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Lockdown Diaries: The Joys of Staying Home

Day 93 of national lockdown. Although the thought of lockdown scared me the first time I heard about it, I can honestly say it’s not nearly as bad as I thought it would be. In fact, I could even go as far as to say that, in some ways, I’m actually enjoying it.

Of course, I do realise that I’m in a position of privilege. Unlike many of my fellow South Africans, I am earning a steady income. I come from a financially stable family and I am engaged to a wonderful man who is employed by an essential services company.

Moreover, I am doing well mentally too. I’ve been feeling very calm and content, even though I’m stuck inside. Introverts will understand. 😉

I chose to spend the lockdown with my fiance Petrie. We weren’t supposed to move in together yet, as our plan was to wait till we’re married. But we couldn’t stand the thought of not seeing each other for three weeks, so my parents said it’s okay if I stay with him for the duration of the lockdown only.

Little did we know that three weeks would turn into, well, 100+ days…

But Petrie and I are doing very, very well. If lockdown were to be a test to see whether we should live together or not, we’d pass with flying colours. My love for him has grown even deeper and I am truly happy.

We have our own little lockdown routine: Wake up at 8 or 9, start working, take turns making coffee and cereal for breakfast, work, have lunch (usually leftovers), work, make dinner, binge watch series (currently it’s The Ranch), cuddle, go to sleep.

It’s a simple life, life as a couple locked down together, but I’m enjoying it a lot more than I thought I would!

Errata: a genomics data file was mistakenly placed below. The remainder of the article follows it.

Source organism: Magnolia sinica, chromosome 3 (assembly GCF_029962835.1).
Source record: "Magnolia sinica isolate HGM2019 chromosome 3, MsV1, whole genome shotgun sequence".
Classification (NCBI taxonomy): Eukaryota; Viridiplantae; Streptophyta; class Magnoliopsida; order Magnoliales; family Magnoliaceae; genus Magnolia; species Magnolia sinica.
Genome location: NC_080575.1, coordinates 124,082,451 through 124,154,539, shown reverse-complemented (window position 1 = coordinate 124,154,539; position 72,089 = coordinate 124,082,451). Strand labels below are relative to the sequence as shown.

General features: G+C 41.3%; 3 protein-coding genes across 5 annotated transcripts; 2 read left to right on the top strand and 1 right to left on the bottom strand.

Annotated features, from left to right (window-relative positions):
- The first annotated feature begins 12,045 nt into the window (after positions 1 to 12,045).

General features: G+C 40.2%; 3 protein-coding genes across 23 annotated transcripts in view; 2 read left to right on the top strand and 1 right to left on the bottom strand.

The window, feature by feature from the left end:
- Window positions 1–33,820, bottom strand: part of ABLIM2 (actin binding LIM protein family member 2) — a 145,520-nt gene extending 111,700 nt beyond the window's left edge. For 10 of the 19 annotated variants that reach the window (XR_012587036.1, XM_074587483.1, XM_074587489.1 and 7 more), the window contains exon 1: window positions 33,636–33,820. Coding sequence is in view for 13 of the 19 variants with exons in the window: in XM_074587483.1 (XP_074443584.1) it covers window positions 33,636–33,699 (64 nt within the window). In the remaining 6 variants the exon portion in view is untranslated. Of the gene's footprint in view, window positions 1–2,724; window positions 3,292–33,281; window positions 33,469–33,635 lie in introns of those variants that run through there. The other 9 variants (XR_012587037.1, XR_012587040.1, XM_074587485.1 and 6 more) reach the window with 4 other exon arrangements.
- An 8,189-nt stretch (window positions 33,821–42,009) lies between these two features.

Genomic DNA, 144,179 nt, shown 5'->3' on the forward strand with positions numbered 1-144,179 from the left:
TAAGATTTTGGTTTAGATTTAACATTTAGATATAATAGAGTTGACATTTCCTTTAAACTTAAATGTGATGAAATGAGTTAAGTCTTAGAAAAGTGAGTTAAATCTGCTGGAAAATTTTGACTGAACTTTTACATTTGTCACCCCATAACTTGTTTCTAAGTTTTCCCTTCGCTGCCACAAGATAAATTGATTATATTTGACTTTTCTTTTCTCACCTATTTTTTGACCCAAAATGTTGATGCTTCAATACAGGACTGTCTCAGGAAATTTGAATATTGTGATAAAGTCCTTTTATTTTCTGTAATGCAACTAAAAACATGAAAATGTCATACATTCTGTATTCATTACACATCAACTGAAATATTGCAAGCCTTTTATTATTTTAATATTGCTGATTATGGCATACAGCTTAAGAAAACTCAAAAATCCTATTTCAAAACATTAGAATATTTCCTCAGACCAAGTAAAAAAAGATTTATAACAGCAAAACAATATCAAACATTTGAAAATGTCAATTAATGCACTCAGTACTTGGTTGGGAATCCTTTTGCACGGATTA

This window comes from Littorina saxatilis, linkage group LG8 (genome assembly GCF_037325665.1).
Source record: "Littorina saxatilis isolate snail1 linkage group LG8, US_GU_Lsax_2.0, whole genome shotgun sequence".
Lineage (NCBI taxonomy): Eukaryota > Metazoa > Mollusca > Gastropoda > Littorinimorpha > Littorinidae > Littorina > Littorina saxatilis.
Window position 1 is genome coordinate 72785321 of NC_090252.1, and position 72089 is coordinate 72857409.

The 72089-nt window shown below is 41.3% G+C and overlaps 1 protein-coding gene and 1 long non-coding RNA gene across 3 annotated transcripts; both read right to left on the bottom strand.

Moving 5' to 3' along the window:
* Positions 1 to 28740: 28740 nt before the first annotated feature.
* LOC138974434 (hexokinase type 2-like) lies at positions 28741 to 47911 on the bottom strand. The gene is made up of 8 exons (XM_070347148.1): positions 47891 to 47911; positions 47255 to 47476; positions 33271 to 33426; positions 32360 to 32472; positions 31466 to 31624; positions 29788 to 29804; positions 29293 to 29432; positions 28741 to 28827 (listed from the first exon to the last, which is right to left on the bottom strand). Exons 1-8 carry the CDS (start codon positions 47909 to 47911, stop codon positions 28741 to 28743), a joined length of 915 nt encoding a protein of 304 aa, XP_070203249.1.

One of the things I miss most is working out at the gym with Petrie, though. I miss that feeling of pushing my body to its limit, adrenaline rushing through my veins, making me feel alive.

Go for a run, they say. No. It’s not for me. I’m one of those people who hates running; it makes me feel awful. Running hurts my entire body and that constant feeling of being out of breath makes me feel anxious.

And I really don’t like feeling anxious.

…which brings me to one of my favourite things about this lockdown: My anxiety has been pretty much nonexistent.

At first, I found it really strange that I did not experience any anxiety during the lockdown. I mean, it’s a time of unprecedented change and uncertainty. Almost nothing is the way it is supposed to be.

But then, one night when I was lying awake for what felt like hours (the only symptom of my anxiety that I was still experiencing), I decided to do some research to help me understand my particular type of anxiety better.

“Fear of being far away from a hospital,” I typed into Google. The exact source of most of my panic attacks.

And Google gave me the answer to the question that I have been mulling over in my head for quite some time.

I have agoraphobia.

Agoraphobia is a rare type of anxiety disorder; the fear of places and situations that you think will make you feel trapped and unable to get help, according to WebMD. “You may be willing to go just a handful of places, or you may even dread leaving your house.”

Agoraphobia is something I’ve heard of, but sort of forgot about.

But now that I actually understood it, it explained so much. Suddenly I understood why travelling to a small village in Mozambique was the event that triggered my anxiety. I understood why I avoided travelling to new places at all costs.

And I also understood why staying home for weeks and weeks made me feel so secure and content.

Watching YouTube videos and reading subreddits by other people who struggle with agoraphobia made me feel ecstatic. I was no longer alone in my struggle with this foreign fear that no one seemed to understand.

The way I see it, it’s another step in the journey to recovery. Now that I understand my anxiety better than ever, I can explore ways in which to deal with my type of anxiety.

For example, there is exposure therapy: Instead of keeping on avoiding places that make me feel anxious, I have to expose myself to these places gradually. The more I’ll be able to handle, the less my anxiety will be able to limit me and stop me from living my life.

But for now, our president specifically asked us to stay home, and who am I to object?

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